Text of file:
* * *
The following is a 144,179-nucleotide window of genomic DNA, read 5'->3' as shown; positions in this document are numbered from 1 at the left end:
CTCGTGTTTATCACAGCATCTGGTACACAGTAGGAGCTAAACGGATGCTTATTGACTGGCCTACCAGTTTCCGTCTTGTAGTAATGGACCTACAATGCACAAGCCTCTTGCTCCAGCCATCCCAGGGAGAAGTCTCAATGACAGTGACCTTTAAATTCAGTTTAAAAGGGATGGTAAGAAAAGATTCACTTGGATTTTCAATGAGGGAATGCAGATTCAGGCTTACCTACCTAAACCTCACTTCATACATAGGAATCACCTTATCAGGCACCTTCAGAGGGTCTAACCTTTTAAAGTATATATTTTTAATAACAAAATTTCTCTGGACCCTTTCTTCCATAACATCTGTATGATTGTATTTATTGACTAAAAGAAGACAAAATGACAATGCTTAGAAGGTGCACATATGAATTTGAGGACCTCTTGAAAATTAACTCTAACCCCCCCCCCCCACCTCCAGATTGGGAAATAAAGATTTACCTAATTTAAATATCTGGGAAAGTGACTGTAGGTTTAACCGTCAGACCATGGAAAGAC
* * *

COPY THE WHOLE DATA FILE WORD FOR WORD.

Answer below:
The following is a 144,179-nucleotide window of genomic DNA, read 5'->3' as shown; positions in this document are numbered from 1 at the left end:
CTCGTGTTTATCACAGCATCTGGTACACAGTAGGAGCTAAACGGATGCTTATTGACTGGCCTACCAGTTTCCGTCTTGTAGTAATGGACCTACAATGCACAAGCCTCTTGCTCCAGCCATCCCAGGGAGAAGTCTCAATGACAGTGACCTTTAAATTCAGTTTAAAAGGGATGGTAAGAAAAGATTCACTTGGATTTTCAATGAGGGAATGCAGATTCAGGCTTACCTACCTAAACCTCACTTCATACATAGGAATCACCTTATCAGGCACCTTCAGAGGGTCTAACCTTTTAAAGTATATATTTTTAATAACAAAATTTCTCTGGACCCTTTCTTCCATAACATCTGTATGATTGTATTTATTGACTAAAAGAAGACAAAATGACAATGCTTAGAAGGTGCACATATGAATTTGAGGACCTCTTGAAAATTAACTCTAACCCCCCCCCCCCACCTCCAGATTGGGAAATAAAGATTTACCTAATTTAAATATCTGGGAAAGTGACTGTAGGTTTAACCGTCAGACCATGGAAAGAC